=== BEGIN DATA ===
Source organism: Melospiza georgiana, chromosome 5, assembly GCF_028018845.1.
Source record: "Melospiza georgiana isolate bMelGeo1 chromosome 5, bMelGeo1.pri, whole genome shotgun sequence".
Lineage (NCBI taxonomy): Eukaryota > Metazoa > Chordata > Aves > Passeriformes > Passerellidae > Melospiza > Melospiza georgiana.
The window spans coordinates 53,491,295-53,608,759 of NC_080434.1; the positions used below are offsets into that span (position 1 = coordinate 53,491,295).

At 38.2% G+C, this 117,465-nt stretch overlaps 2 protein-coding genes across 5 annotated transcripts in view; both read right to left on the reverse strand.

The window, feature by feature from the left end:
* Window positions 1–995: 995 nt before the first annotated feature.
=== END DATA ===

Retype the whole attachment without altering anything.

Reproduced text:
Source organism: Melospiza georgiana, chromosome 5, assembly GCF_028018845.1.
Source record: "Melospiza georgiana isolate bMelGeo1 chromosome 5, bMelGeo1.pri, whole genome shotgun sequence".
Lineage (NCBI taxonomy): Eukaryota > Metazoa > Chordata > Aves > Passeriformes > Passerellidae > Melospiza > Melospiza georgiana.
The window spans coordinates 53,491,295-53,608,759 of NC_080434.1; the positions used below are offsets into that span (position 1 = coordinate 53,491,295).

At 38.2% G+C, this 117,465-nt stretch overlaps 2 protein-coding genes across 5 annotated transcripts in view; both read right to left on the reverse strand.

The window, feature by feature from the left end:
* Window positions 1–995: 995 nt before the first annotated feature.